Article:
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Keywords

Labor complications, Nurses, frequency, Secondary traumatic stress

 

Authors

  1. Nicholls, Erika M. MSN, RN, C-EFM
  2. Hermann, Robin M. MSN, RN, CCRP
  3. Giordano, Nicholas A. PhD, RN
  4. Trotta, Rebecca L. PhD, RN

Abstract

Purpose: To describe the prevalence and severity of secondary traumatic stress (STS) among labor and delivery nurses within a Northeastern United States academic health system.

 

Study Design and Methods: Using a cross-sectional, descriptive correlational design, a convenience sample of labor and delivery nurses (288 nurses) were invited to complete Secondary Traumatic Stress Scale (STSS), a 17-item Likert-type instrument, that measures intrusion, avoidance, and the arousal symptoms associated with indirect exposure to traumatic events. Five additional questions about potential consequences of STS were also asked.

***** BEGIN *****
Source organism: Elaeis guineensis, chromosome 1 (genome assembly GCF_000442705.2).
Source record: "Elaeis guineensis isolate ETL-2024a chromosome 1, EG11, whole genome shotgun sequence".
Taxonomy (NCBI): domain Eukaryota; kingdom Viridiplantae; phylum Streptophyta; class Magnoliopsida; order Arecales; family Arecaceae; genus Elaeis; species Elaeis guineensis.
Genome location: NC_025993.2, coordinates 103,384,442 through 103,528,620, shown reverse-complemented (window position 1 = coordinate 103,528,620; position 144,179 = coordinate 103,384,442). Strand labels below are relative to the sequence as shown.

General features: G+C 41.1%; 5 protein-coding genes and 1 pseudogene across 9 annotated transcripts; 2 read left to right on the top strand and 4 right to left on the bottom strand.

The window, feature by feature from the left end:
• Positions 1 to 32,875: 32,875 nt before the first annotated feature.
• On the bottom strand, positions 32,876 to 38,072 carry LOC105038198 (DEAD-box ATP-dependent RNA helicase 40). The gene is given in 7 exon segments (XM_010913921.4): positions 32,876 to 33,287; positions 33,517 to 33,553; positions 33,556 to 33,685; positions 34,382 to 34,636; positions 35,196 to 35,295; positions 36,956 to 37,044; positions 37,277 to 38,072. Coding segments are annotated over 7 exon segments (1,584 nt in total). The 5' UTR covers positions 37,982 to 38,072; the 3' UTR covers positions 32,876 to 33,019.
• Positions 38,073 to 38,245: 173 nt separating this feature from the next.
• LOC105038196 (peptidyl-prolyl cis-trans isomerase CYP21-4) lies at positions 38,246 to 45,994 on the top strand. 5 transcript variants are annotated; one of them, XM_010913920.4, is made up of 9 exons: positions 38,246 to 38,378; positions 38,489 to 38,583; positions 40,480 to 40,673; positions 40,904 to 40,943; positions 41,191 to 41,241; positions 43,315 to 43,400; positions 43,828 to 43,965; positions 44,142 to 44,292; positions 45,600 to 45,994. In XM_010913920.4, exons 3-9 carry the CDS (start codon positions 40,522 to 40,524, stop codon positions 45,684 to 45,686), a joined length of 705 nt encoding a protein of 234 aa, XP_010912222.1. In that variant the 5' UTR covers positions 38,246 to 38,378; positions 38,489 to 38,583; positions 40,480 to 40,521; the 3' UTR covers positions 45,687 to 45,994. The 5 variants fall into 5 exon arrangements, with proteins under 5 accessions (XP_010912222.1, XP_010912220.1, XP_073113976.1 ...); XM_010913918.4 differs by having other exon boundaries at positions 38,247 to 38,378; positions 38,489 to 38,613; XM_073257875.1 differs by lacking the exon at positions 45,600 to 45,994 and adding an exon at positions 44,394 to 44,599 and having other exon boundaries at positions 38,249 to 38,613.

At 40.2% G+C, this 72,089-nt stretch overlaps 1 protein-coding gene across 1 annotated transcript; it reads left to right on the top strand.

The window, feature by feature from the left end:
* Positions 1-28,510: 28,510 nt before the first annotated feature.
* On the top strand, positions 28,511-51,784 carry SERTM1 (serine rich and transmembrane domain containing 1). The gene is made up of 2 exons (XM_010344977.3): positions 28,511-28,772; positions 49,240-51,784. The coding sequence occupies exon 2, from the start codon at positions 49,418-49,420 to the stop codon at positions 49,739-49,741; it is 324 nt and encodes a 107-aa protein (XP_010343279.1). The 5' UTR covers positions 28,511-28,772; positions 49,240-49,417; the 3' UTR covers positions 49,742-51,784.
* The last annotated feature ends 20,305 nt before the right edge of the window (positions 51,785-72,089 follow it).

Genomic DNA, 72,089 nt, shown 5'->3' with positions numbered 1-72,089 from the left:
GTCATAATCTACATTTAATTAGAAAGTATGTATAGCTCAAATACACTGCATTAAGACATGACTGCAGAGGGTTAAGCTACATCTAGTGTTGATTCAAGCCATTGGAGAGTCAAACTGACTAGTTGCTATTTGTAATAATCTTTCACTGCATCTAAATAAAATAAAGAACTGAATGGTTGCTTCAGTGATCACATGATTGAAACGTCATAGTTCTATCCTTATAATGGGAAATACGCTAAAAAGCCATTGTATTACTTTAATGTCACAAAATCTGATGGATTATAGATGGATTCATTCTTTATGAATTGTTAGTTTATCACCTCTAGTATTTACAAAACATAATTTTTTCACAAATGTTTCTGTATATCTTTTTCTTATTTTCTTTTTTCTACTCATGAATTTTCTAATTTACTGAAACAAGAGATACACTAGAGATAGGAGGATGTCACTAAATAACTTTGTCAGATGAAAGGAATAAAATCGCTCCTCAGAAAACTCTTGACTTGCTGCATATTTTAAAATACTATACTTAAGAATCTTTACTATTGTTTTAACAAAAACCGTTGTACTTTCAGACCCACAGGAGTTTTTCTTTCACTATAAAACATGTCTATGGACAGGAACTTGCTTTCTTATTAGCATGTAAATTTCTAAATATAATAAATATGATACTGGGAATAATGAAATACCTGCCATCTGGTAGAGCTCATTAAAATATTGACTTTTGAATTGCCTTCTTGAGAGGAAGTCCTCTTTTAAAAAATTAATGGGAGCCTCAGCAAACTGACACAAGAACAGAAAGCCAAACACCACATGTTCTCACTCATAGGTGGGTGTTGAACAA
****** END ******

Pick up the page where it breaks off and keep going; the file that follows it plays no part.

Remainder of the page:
Results: N = 144 completed the survey (50% response rate). Average STSS score was 33.74 (SD, 11.8), with 35% of respondents meeting symptom severity scores associated with STS. STSS Scores >= 38 were significantly correlated with nurses considering leaving their jobs, calling out sick, or requesting an assignment change after witnessing a traumatic birth (p < 0.001). The majority of respondents (84.7%) reported witnessing a traumatic birth. After witnessing a traumatic birth, respondents used co-workers, family, and friends as sources of support.

 

Clinical Implications: This study offers insight into the frequency and severity of STS among labor and delivery nurses, as well as the potential workforce-related consequences and provides a foundation for future work aimed at developing interventions to prevent or alleviate STS.